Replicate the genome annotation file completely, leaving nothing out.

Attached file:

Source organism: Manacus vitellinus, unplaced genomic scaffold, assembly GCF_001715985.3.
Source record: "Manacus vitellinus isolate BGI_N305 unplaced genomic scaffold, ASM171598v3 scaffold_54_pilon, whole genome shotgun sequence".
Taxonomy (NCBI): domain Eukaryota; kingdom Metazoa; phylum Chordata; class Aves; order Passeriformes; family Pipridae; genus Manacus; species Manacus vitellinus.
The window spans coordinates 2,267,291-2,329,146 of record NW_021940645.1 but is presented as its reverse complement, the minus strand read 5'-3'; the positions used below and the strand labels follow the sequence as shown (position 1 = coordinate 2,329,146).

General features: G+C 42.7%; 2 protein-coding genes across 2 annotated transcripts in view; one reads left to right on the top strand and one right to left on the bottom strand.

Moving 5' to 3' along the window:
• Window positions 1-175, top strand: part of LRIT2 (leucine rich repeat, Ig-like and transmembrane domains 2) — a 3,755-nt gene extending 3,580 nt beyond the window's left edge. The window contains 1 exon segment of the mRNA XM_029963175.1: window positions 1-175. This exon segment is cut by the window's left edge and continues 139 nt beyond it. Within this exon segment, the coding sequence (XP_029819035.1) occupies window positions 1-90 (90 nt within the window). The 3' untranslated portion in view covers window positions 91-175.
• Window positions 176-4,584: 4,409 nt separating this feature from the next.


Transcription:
Source organism: Manacus vitellinus, unplaced genomic scaffold, assembly GCF_001715985.3.
Source record: "Manacus vitellinus isolate BGI_N305 unplaced genomic scaffold, ASM171598v3 scaffold_54_pilon, whole genome shotgun sequence".
Taxonomy (NCBI): domain Eukaryota; kingdom Metazoa; phylum Chordata; class Aves; order Passeriformes; family Pipridae; genus Manacus; species Manacus vitellinus.
The window spans coordinates 2,267,291-2,329,146 of record NW_021940645.1 but is presented as its reverse complement, the minus strand read 5'-3'; the positions used below and the strand labels follow the sequence as shown (position 1 = coordinate 2,329,146).

General features: G+C 42.7%; 2 protein-coding genes across 2 annotated transcripts in view; one reads left to right on the top strand and one right to left on the bottom strand.

Moving 5' to 3' along the window:
• Window positions 1-175, top strand: part of LRIT2 (leucine rich repeat, Ig-like and transmembrane domains 2) — a 3,755-nt gene extending 3,580 nt beyond the window's left edge. The window contains 1 exon segment of the mRNA XM_029963175.1: window positions 1-175. This exon segment is cut by the window's left edge and continues 139 nt beyond it. Within this exon segment, the coding sequence (XP_029819035.1) occupies window positions 1-90 (90 nt within the window). The 3' untranslated portion in view covers window positions 91-175.
• Window positions 176-4,584: 4,409 nt separating this feature from the next.